Colorful and Vibrant Animal Portraits by Rebecca Wang
I recently had the unique opportunity to create three almost identical paintings for the same client. She wanted them to be mostly the same except for the backgrounds. This provided an opportunity for me to showcase how choosing background colors and color schemes can affect the mood and feel of a painting.
This painting is a three dog pet portrait that was created with acrylic paints on 16" wide x 20" tall stretched canvas. The original was the one with the green background, on the left. The second was the one with the dark blue and purple background. The third painting has a background that is a gradient of purple, blue, green, and yellow. Each portrait was created by hand using acrylic paints on canvas, these are not digital manipulations!
Except for the background colors, these are essentially the same painting (besides some improvement on technique). This gives a unique illustration into how the background colors that are chosen can affect the mood and energy of the painting. The bright green and yellow one has a vibrant and energetic energy. However, the colors of the dogs do not stand out as well, since they are similar in tone (lightness vs darkness) to the background. The dark blue one has a peaceful, almost somber mood. However, the light and bright colors of the dogs stand out really well, and almost "pop" out from the dark background. The orange of the pitbull contrasts really well with the dark blue, taking advantage of complimentary colors in the color theory. The gradient background has a nice blend of both of these, creating a lively background while the dogs still "pop", and the multi-color background seems to enhance the colors of the dogs, even though i used the same color palette on both.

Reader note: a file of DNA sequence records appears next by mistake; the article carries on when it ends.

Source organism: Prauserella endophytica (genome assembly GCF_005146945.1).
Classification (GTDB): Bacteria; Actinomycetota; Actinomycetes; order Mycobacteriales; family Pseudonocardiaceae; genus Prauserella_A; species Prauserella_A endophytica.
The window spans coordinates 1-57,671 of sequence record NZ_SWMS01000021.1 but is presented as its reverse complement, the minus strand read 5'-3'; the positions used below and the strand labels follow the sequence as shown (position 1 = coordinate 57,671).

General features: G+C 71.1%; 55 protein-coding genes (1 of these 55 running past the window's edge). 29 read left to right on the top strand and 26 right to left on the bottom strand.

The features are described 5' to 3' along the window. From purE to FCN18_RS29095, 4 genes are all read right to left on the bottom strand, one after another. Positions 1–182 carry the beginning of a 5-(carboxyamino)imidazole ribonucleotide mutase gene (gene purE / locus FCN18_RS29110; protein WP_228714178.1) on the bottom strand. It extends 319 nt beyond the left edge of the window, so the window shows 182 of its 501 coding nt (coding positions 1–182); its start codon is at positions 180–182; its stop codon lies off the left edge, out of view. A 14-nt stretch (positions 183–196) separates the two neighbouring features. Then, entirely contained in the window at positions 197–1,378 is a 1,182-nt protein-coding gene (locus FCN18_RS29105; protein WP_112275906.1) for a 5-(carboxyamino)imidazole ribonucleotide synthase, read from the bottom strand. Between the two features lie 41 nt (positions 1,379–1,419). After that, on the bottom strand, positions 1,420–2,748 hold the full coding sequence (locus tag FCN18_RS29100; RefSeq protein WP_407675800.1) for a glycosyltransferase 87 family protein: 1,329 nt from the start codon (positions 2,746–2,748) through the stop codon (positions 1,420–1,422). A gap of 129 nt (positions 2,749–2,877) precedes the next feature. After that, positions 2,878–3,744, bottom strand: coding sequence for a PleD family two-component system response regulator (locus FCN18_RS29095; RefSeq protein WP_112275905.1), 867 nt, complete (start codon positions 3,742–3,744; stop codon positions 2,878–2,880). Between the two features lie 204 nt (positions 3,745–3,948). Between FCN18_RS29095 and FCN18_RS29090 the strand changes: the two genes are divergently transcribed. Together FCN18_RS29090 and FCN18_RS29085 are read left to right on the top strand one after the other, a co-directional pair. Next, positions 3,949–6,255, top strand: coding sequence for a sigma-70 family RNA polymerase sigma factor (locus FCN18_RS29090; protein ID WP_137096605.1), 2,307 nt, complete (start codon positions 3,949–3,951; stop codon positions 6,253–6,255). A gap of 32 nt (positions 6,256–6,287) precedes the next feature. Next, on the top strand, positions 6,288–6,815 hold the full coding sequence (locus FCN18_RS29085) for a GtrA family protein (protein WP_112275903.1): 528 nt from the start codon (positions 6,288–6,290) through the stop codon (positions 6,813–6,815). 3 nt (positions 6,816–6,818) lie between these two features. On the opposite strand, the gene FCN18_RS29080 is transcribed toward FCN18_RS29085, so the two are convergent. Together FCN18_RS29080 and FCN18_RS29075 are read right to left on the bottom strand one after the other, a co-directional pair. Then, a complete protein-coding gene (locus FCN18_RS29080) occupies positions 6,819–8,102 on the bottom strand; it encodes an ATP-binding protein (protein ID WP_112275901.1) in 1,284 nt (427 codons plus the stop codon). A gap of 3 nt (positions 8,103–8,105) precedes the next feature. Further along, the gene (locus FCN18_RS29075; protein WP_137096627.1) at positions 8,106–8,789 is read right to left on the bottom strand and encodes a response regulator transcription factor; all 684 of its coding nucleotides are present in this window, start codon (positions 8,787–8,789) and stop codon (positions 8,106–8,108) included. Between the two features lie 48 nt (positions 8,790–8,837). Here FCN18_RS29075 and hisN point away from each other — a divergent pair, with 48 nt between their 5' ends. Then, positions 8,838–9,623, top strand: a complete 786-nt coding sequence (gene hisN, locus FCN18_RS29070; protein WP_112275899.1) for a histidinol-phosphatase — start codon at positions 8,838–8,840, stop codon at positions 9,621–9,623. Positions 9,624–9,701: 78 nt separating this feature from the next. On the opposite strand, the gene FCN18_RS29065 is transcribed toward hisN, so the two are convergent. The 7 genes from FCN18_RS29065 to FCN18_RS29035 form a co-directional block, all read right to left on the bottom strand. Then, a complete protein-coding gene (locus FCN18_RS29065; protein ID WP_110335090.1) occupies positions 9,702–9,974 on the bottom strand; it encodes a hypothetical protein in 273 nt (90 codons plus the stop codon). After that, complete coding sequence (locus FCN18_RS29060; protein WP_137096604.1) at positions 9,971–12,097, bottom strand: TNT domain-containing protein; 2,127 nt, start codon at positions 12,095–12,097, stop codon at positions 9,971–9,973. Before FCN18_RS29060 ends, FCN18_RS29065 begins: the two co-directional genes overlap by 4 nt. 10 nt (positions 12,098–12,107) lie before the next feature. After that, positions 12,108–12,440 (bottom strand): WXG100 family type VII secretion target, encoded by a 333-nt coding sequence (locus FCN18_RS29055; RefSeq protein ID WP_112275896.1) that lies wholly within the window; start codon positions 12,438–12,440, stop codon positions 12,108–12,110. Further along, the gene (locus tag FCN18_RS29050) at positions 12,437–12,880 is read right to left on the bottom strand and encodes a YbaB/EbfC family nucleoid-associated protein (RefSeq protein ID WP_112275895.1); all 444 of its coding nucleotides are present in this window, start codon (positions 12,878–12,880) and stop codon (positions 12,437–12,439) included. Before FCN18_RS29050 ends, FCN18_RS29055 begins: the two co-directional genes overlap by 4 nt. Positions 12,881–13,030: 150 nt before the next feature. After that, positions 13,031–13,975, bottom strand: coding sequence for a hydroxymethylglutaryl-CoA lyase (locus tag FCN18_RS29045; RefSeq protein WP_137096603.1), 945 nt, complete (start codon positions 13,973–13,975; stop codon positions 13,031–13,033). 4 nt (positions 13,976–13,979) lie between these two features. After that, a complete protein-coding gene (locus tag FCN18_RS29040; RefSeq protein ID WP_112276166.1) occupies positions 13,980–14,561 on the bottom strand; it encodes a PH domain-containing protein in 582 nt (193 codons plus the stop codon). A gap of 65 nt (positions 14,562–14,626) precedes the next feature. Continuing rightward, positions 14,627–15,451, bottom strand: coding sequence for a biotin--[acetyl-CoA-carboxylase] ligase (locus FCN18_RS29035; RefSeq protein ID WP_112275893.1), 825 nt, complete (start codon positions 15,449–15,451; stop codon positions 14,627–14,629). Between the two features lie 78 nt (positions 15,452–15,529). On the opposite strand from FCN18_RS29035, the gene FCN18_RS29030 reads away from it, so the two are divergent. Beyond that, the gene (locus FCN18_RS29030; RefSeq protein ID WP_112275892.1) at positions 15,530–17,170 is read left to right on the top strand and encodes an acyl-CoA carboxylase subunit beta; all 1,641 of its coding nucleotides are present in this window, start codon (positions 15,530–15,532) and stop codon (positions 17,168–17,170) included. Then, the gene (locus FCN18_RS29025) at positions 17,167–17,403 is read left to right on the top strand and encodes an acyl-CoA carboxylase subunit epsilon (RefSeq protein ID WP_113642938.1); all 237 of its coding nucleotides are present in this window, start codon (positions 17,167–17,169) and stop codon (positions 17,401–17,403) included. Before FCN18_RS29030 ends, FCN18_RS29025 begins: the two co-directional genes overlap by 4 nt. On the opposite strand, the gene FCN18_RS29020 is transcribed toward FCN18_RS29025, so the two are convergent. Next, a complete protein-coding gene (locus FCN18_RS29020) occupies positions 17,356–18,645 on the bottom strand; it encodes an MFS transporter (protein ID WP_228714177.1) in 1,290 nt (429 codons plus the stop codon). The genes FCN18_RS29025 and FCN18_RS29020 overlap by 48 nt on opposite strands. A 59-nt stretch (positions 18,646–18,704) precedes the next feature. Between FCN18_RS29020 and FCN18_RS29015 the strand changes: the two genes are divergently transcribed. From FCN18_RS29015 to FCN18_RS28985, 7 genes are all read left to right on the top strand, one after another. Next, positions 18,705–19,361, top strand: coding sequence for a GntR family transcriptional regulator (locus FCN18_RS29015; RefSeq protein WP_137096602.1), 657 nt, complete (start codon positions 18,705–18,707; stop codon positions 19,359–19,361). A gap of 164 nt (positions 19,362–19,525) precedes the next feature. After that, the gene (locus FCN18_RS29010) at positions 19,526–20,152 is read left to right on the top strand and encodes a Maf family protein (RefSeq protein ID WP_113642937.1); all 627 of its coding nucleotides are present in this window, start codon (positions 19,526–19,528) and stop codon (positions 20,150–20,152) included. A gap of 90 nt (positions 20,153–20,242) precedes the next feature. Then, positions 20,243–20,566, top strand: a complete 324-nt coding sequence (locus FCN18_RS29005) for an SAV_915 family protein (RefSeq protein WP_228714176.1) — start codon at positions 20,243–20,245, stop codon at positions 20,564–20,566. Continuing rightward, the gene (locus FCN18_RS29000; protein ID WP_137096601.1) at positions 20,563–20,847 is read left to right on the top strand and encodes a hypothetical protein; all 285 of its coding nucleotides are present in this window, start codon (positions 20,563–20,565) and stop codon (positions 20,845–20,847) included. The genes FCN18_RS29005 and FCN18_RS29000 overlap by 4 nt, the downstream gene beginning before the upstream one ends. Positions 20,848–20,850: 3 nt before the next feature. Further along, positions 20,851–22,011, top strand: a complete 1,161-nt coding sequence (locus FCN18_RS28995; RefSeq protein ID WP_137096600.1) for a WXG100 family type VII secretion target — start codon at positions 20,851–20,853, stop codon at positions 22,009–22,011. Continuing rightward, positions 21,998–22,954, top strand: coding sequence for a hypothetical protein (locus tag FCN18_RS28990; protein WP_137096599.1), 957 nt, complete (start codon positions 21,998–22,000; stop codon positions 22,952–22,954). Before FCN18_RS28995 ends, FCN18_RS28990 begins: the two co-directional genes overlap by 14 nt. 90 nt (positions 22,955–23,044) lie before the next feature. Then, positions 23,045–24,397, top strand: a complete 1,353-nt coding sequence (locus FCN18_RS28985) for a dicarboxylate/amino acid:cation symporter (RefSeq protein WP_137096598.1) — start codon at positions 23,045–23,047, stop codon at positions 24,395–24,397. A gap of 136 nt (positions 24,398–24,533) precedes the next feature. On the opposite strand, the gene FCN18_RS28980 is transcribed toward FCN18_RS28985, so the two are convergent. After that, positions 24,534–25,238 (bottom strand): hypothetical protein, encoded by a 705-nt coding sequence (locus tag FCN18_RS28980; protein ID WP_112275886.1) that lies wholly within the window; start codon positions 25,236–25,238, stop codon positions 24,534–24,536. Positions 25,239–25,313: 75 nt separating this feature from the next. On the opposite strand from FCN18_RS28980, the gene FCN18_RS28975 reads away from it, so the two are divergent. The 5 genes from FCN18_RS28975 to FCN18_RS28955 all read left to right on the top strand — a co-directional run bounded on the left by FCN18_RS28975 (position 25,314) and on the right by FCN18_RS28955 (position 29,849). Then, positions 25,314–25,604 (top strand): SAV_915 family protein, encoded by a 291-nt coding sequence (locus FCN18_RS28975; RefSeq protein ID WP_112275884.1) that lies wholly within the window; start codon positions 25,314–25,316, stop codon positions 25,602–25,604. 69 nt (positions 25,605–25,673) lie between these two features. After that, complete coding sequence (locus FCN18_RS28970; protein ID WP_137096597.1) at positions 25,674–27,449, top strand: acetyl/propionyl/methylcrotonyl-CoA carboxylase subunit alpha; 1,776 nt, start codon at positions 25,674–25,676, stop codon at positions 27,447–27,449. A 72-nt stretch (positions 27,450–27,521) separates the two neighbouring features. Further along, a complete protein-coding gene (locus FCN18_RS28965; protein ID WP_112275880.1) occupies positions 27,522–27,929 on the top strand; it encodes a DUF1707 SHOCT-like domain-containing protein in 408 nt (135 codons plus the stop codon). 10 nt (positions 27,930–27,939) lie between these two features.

It is interesting to note that I tend to use cool colors (blue, green, purple) in the backgrounds of my paintings. There are a couple of reasons for this. One has to do with the base colors of the dog. If the dog is warm colored (various shades of brown, tan, etc), the color choices I make for the fur tend to be warm colors (red, orange, yellow, magenta). These warm colors contrast best with a cool colored background. For dogs that are white, black, or gray, I tend to use a lot of cool colors, with splashes of warm colors as highlights. For these, I tend to keep my background lighter and more warmer (yellows).
Another reason for using cool colors for the background is an interesting property of colors, where warm colors seem to "advance", or come forward, where cool colors seem to "recede". The bright orange pitbull definitely pops out against a blue background.